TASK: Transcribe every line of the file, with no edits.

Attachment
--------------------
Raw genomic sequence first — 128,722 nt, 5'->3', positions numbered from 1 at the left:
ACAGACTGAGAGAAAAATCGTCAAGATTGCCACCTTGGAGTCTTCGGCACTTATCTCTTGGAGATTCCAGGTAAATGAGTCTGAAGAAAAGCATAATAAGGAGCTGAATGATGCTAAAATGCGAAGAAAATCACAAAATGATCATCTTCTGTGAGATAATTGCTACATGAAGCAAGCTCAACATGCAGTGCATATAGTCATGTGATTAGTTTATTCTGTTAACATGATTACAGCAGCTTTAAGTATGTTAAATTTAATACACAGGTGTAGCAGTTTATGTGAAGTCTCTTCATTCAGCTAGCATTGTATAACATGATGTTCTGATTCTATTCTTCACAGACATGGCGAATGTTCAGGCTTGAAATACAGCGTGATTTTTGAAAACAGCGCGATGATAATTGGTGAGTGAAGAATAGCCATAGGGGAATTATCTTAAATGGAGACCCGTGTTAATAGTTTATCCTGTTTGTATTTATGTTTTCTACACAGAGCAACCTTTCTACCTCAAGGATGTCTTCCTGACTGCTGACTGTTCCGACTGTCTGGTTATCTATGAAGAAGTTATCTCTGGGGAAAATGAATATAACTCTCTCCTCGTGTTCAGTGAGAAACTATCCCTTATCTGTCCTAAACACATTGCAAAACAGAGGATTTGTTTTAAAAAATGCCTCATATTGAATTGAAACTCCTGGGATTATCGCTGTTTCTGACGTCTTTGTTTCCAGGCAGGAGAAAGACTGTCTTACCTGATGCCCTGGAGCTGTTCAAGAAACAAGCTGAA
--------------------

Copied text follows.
Raw genomic sequence first — 128,722 nt, 5'->3', positions numbered from 1 at the left:
ACAGACTGAGAGAAAAATCGTCAAGATTGCCACCTTGGAGTCTTCGGCACTTATCTCTTGGAGATTCCAGGTAAATGAGTCTGAAGAAAAGCATAATAAGGAGCTGAATGATGCTAAAATGCGAAGAAAATCACAAAATGATCATCTTCTGTGAGATAATTGCTACATGAAGCAAGCTCAACATGCAGTGCATATAGTCATGTGATTAGTTTATTCTGTTAACATGATTACAGCAGCTTTAAGTATGTTAAATTTAATACACAGGTGTAGCAGTTTATGTGAAGTCTCTTCATTCAGCTAGCATTGTATAACATGATGTTCTGATTCTATTCTTCACAGACATGGCGAATGTTCAGGCTTGAAATACAGCGTGATTTTTGAAAACAGCGCGATGATAATTGGTGAGTGAAGAATAGCCATAGGGGAATTATCTTAAATGGAGACCCGTGTTAATAGTTTATCCTGTTTGTATTTATGTTTTCTACACAGAGCAACCTTTCTACCTCAAGGATGTCTTCCTGACTGCTGACTGTTCCGACTGTCTGGTTATCTATGAAGAAGTTATCTCTGGGGAAAATGAATATAACTCTCTCCTCGTGTTCAGTGAGAAACTATCCCTTATCTGTCCTAAACACATTGCAAAACAGAGGATTTGTTTTAAAAAATGCCTCATATTGAATTGAAACTCCTGGGATTATCGCTGTTTCTGACGTCTTTGTTTCCAGGCAGGAGAAAGACTGTCTTACCTGATGCCCTGGAGCTGTTCAAGAAACAAGCTGAA